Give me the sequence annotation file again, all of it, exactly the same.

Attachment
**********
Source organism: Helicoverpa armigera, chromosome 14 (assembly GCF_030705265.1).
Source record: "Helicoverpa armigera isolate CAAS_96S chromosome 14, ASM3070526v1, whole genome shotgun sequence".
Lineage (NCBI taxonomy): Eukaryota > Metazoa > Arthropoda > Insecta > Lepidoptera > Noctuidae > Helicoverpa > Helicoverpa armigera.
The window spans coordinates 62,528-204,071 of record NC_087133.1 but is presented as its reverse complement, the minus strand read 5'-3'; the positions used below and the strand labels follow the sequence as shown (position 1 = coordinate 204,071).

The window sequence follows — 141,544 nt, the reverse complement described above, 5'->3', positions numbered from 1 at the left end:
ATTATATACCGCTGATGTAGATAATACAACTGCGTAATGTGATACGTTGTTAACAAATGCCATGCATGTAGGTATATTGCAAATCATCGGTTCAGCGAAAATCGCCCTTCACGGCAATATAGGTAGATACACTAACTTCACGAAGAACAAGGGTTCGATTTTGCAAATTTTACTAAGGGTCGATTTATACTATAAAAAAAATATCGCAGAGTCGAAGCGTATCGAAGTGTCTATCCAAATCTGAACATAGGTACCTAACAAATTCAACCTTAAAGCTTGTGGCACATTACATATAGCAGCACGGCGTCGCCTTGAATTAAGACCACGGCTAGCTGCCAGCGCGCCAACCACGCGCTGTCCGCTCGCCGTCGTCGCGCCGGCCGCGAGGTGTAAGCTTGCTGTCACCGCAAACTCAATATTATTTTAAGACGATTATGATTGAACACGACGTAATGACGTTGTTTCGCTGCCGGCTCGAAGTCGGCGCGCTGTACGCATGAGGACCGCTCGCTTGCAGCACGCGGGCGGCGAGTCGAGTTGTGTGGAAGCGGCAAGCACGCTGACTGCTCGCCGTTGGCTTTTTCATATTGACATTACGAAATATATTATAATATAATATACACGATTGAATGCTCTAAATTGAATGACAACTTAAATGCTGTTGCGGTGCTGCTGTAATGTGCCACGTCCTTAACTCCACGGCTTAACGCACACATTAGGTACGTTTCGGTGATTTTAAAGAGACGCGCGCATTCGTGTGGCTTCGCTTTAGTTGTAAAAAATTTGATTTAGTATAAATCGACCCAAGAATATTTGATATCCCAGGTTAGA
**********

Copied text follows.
Source organism: Helicoverpa armigera, chromosome 14 (assembly GCF_030705265.1).
Source record: "Helicoverpa armigera isolate CAAS_96S chromosome 14, ASM3070526v1, whole genome shotgun sequence".
Lineage (NCBI taxonomy): Eukaryota > Metazoa > Arthropoda > Insecta > Lepidoptera > Noctuidae > Helicoverpa > Helicoverpa armigera.
The window spans coordinates 62,528-204,071 of record NC_087133.1 but is presented as its reverse complement, the minus strand read 5'-3'; the positions used below and the strand labels follow the sequence as shown (position 1 = coordinate 204,071).

The window sequence follows — 141,544 nt, the reverse complement described above, 5'->3', positions numbered from 1 at the left end:
ATTATATACCGCTGATGTAGATAATACAACTGCGTAATGTGATACGTTGTTAACAAATGCCATGCATGTAGGTATATTGCAAATCATCGGTTCAGCGAAAATCGCCCTTCACGGCAATATAGGTAGATACACTAACTTCACGAAGAACAAGGGTTCGATTTTGCAAATTTTACTAAGGGTCGATTTATACTATAAAAAAAATATCGCAGAGTCGAAGCGTATCGAAGTGTCTATCCAAATCTGAACATAGGTACCTAACAAATTCAACCTTAAAGCTTGTGGCACATTACATATAGCAGCACGGCGTCGCCTTGAATTAAGACCACGGCTAGCTGCCAGCGCGCCAACCACGCGCTGTCCGCTCGCCGTCGTCGCGCCGGCCGCGAGGTGTAAGCTTGCTGTCACCGCAAACTCAATATTATTTTAAGACGATTATGATTGAACACGACGTAATGACGTTGTTTCGCTGCCGGCTCGAAGTCGGCGCGCTGTACGCATGAGGACCGCTCGCTTGCAGCACGCGGGCGGCGAGTCGAGTTGTGTGGAAGCGGCAAGCACGCTGACTGCTCGCCGTTGGCTTTTTCATATTGACATTACGAAATATATTATAATATAATATACACGATTGAATGCTCTAAATTGAATGACAACTTAAATGCTGTTGCGGTGCTGCTGTAATGTGCCACGTCCTTAACTCCACGGCTTAACGCACACATTAGGTACGTTTCGGTGATTTTAAAGAGACGCGCGCATTCGTGTGGCTTCGCTTTAGTTGTAAAAAATTTGATTTAGTATAAATCGACCCAAGAATATTTGATATCCCAGGTTAGA